Not a great result, but monetary policy takes time to see its full results, and, after all, 0.6% is still growth, even if it is not considered to be strong growth.

The March GDP result of 0.6% was quite some way lower than had been initially forecast, but I remarked at the time that there remains every chance that the figure could be revised upwards. And if that were to be combined with a half-decent result for the June quarter, we could yet come in at closer to 3% per annum than 2.5% for the year to June 2013, thus leaving us wondering what all the fuss was about.

Further, last week's inflation figures revealed one piece of gratifying news - the mining construction boom has not left Australia with an inflation problem, such as has been the case when booms have been experienced. Strip out the effect of the carbon price, and annualised inflation actually sits below the targeted 2-3% range (and thus ultra-low interest rates may be maintained).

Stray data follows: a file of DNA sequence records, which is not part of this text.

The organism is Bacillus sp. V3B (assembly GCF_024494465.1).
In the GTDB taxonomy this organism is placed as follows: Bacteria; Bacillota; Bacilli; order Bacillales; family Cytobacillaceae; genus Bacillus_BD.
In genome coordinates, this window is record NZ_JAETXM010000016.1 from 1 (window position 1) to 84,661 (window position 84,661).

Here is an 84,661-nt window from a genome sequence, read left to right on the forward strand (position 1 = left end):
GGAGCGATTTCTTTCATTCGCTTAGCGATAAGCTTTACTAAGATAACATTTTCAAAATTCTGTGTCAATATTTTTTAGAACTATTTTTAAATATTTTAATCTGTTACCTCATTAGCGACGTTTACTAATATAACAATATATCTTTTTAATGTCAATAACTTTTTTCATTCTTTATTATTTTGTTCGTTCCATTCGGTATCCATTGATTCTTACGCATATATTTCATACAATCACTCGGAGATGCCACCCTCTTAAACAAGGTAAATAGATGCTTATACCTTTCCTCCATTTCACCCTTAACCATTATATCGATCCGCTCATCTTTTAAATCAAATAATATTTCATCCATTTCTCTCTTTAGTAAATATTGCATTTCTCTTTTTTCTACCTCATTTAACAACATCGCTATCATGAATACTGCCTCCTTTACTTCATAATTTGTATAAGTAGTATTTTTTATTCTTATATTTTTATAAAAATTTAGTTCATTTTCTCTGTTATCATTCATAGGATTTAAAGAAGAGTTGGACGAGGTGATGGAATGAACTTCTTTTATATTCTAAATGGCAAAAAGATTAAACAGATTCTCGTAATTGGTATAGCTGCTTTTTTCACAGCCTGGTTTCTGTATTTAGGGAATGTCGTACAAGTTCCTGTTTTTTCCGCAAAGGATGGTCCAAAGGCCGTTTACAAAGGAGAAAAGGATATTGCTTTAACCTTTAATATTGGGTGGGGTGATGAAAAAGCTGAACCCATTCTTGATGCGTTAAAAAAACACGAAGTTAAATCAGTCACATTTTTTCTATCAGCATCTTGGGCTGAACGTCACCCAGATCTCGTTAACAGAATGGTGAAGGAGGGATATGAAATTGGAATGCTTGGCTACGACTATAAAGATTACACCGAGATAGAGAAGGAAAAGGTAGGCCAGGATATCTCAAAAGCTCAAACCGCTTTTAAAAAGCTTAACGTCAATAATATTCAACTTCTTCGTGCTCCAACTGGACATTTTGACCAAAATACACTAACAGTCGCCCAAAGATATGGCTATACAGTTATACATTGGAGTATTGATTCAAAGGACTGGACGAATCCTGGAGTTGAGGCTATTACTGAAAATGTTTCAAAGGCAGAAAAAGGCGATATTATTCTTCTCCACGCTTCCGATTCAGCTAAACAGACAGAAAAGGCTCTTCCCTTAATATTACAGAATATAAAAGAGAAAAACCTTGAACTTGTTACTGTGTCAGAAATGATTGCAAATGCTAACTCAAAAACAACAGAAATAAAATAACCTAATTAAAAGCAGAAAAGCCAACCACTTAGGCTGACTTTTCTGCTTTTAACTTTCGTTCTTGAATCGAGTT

Building activity

And so to the building activity figures released this month. Again, not a great set of results, although dwelling units commenced increased over the past year for both houses (+5%) and units (+21%) implying that the Reserve Bank's stated plan to stimulate dwelling construction may be beginning to take some sort of shape.

Dwelling units commenced

Graph: Dwelling units commenced

Source: ABS

In all the excitement of highlighting the soft year-on-year building activity figures, very little weight was given to the following note in the Building Activity release.

Significant revisions to this issue
  • the total value of work done in Australia during December quarter 2012 has been revised upwards by $582.1m or 2.8%.
  • the total value of work commenced in Australia during December quarter 2012 has been revised upwards by $1,790.9m or 8.8%. This was driven by revisions to non-residential commencements ($844.4m) and new other residential commencements ($621.5m).
  • the number of dwelling unit commencements in the December quarter 2012 has been revised upwards by 3326 dwellings or 8.4%.
All revisions to the December 2012 quarter's figures and all of them in one direction: upwards. It's also interesting to note that actual capital expenditure undershot expectations in the March quarter in falling by 4.4%, so it will be very interesting to see what is reported for the June quarter on August 29. 

There may be implications for GDP growth which could result in upward revisions.